In the relatively risk-averse world that is modern Hollywood, getting an original story is a rarity. The vast majority of potentially blockbuster movies these days are ones that have a connection to some kind of existing intellectual property that already has a well-established track record. So anytime something interesting arrives that’s not a sequel/reboot/remake/commercial for a product, it deserves to be celebrated.
And that goes double when it’s done as well as the new sci-fi film, The Creator. The film is set in a post-apocalyptic world in 2065, 30 years after a sentient artificial intelligence detonated a nuclear bomb in Los Angeles. Joshua (John David Washington) is an American soldier who for years worked undercover alongside A.I.-enhanced robots, many of which are fitted with clones of human faces, to try to find their reclusive leader, Nirmata, in a part of the world now called New Asia.
A personal tragedy sends him into exile, but he’s recruited back into service by Colonel Howell (Allison Janney) to seek out and destroy a weapon that may turn the tide in the war for good. Turns out the weapon is a robot in the form of a child (Madeleine Yuna Voyles), and when Joshua discovers that fact, he finds it impossible to carry out the mission. Instead, he does everything he can to protect the girl he calls Alphie, with the military hot on his tail all the while.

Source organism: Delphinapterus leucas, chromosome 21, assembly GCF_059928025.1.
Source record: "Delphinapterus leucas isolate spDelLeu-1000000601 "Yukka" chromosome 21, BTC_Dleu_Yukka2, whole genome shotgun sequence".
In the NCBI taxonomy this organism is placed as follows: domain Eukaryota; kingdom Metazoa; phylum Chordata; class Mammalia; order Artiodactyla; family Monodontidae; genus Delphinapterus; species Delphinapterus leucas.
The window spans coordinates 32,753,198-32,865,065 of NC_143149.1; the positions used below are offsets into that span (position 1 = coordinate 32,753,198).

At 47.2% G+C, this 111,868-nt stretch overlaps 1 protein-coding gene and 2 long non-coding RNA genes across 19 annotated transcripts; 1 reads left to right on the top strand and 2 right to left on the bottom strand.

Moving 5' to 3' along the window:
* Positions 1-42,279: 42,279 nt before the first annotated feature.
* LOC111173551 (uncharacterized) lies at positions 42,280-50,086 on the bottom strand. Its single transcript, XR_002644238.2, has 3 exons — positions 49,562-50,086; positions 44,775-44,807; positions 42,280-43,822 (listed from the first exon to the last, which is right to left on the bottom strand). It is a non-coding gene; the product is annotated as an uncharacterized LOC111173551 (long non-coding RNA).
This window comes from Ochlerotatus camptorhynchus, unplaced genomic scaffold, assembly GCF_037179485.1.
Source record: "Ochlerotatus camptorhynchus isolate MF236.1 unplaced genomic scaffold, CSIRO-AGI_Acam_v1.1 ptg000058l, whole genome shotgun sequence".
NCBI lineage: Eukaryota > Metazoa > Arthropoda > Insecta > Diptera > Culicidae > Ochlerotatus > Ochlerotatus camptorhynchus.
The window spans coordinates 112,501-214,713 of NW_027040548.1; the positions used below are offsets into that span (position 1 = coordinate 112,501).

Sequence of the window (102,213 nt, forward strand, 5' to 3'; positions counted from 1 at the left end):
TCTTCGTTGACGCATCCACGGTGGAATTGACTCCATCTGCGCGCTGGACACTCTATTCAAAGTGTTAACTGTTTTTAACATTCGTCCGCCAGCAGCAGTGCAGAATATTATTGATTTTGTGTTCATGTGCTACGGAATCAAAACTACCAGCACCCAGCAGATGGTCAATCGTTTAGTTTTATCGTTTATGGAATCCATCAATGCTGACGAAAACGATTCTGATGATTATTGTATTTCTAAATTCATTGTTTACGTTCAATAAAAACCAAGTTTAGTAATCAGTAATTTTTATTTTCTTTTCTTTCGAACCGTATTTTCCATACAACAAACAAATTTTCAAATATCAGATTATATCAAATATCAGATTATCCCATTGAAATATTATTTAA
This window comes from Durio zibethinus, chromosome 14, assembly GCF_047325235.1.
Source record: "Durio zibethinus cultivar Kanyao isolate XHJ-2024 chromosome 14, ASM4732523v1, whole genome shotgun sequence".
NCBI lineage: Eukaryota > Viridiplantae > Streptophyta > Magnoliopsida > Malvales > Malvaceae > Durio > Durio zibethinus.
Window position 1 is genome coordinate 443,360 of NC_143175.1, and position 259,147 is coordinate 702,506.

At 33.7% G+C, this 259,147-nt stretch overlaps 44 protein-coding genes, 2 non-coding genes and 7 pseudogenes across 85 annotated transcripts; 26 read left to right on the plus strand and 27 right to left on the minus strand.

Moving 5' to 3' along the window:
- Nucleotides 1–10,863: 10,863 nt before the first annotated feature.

Written and directed by Gareth Edwards (Rogue One) and co-written by Chris Weitz, the film is astonishing in a number of ways, but mostly for its ability to draw the viewer in visually. The CGI is amazingly believable, making it easy to immerse yourself in the storytelling. From a foreboding super-weapon in the sky called NOMAD to the futuristic landscapes to the whirring metal cylinders that appear to be the brains of the robots, the film is full of fantastic details that make it a feast for the eyes.
The concept of A.I. is increasingly being used as a storytelling tool, and here the filmmakers seem to try to play both sides of the fence. Many people in the film fear its capabilities, especially given the nuclear event. But by literally putting human faces on many of the robots, it becomes more difficult to see them as pure evil, a dilemma that’s at the core of the problem for both Joshua and the audience.
Washington, who’s fast becoming as reliably good as his father, Denzel, is the star of the film, and he does a great job in that role. But stealing the show every second she’s on screen is Voyles, who delivers a debut performance the likes of which hasn’t been seen in many years. She is utterly convincing and heartbreaking as Alphie; while the story may have worked with a lesser actor, she helps take it to completely different level.
Also putting in great work are Janney, who proves herself as badass and fearsome a military leader as any man; Mark Menchaca as her No. 2; Ken Watanabe as an A.I. robot; singer-turned-actor Sturgill Simpson as a friend of Joshua; and Gemma Chan, redeeming herself after the misfire of Eternals.
The Creator could’ve earned praise simply by giving us an original sci-fi story. But by accompanying it with awe-inspiring imagery and performances that elevate the story immeasurably, Edwards and his team have made a film that will likely be remembered for years to come.
The Creator opens in theaters on September 29.